The present study starts from the argument that research on responsibility will benefit from defining it in terms of some specific principles. The 3 principles considered deal with the sharing or distribution of work. They are (a) direct‐cause responsibility (e.g., people should fix problems they have created), (b) self‐regulation (e.g., you should not expect to be reminded), and (c) continuing responsibility (e.g., a job remains “yours” even when someone else agrees to do it). These principles were embedded in vignettes and a sorting task, all related to household work, with children of 8, 11, or 14 years of age commenting on the fairness of various work arrangements. The results show differential developmental paths for the 3 principles rather than a unitary sense of responsibility. The redefinition emerges as providing both a way to generate new research on responsibility and a link to studies of distributive norms dealing with rewards or rights.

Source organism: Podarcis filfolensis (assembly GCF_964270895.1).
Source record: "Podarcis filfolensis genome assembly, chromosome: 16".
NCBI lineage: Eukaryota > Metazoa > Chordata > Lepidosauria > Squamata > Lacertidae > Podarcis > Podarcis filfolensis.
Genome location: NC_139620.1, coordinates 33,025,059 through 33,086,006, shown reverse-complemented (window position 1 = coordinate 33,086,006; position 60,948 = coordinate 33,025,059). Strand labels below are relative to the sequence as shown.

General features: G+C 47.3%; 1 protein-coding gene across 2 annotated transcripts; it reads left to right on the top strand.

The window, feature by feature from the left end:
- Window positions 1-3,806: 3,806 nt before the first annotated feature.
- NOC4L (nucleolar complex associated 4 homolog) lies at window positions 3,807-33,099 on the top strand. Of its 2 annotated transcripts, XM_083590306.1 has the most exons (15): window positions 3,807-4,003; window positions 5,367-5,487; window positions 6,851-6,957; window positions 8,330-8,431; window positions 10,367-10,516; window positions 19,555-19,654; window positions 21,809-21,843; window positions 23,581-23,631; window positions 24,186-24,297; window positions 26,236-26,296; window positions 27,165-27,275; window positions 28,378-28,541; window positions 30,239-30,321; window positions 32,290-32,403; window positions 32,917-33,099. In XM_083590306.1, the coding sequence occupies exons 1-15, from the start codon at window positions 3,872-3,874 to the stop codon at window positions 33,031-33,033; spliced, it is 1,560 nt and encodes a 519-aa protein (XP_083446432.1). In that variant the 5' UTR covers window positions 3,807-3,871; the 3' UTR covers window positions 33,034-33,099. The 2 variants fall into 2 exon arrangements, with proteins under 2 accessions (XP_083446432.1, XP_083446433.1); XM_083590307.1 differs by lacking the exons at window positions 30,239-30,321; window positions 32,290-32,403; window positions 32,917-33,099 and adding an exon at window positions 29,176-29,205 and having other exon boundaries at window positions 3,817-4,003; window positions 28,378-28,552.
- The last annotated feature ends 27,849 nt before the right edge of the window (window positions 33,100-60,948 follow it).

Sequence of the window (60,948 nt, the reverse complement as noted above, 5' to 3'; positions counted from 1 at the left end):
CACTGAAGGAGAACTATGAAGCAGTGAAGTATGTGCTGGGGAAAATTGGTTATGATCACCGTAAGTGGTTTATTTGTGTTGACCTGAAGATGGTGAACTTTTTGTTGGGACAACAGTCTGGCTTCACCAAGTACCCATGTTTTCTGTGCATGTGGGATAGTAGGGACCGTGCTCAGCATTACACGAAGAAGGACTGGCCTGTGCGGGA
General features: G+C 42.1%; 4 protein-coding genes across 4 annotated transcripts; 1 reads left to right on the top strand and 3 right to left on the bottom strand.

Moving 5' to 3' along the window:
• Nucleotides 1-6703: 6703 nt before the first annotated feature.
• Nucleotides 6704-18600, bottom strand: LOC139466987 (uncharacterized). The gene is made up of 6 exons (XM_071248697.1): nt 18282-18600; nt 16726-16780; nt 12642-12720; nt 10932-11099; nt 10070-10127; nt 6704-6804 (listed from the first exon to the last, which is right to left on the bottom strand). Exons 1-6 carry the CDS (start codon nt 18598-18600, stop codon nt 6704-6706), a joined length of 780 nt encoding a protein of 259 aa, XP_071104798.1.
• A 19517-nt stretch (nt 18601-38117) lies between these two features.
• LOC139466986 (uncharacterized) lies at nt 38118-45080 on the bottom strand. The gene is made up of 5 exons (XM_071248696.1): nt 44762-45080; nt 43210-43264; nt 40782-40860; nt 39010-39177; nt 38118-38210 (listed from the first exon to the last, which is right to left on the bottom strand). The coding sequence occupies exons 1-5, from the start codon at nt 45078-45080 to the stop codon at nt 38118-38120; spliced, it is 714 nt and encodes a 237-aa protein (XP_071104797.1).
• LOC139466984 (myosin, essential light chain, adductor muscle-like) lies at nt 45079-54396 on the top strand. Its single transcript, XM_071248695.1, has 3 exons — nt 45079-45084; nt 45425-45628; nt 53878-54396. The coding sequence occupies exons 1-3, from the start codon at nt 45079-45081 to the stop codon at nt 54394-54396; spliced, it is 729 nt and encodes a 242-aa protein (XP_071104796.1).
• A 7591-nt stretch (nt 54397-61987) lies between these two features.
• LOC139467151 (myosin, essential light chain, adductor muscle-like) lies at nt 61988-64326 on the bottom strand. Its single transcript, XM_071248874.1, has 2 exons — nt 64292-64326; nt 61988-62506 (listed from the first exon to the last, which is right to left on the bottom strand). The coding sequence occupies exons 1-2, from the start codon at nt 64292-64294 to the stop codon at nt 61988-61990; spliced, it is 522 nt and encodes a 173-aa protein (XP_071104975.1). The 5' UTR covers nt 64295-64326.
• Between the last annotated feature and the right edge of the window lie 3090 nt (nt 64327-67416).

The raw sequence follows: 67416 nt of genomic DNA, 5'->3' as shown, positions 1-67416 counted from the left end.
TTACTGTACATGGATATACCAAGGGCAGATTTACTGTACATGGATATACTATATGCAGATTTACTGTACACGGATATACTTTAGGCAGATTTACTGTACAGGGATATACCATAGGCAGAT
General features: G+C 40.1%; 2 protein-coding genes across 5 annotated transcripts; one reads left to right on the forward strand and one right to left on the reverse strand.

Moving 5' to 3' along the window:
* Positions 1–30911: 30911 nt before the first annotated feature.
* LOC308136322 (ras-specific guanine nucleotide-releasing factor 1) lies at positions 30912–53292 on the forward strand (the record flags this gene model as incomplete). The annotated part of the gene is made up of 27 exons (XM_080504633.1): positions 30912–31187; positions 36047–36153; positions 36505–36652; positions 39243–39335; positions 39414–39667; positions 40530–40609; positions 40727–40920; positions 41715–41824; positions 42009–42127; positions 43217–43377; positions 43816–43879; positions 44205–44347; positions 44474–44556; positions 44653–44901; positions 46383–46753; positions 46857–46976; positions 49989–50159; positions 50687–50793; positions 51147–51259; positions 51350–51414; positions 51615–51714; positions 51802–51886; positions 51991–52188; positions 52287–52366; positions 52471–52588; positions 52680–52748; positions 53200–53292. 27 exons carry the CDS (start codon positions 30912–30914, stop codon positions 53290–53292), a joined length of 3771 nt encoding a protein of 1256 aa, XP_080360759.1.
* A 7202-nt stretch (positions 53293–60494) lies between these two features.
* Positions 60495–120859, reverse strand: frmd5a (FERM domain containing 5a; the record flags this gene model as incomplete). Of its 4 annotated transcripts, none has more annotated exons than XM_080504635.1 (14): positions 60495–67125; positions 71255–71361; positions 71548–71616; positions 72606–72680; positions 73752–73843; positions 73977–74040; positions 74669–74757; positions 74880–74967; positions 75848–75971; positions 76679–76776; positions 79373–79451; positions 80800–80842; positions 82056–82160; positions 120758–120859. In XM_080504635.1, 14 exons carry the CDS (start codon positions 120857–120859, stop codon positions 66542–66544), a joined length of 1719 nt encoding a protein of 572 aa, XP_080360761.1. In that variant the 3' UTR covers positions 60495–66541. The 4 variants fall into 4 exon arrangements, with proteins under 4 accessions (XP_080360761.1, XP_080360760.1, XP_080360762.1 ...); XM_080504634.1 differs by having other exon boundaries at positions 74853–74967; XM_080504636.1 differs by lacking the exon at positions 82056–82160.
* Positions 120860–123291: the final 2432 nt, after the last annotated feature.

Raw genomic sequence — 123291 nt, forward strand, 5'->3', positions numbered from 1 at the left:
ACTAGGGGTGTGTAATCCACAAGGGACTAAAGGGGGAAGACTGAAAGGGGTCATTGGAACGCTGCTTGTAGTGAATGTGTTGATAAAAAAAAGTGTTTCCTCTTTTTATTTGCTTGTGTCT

|Number of pages||10|
|Publication status||Published - 1991|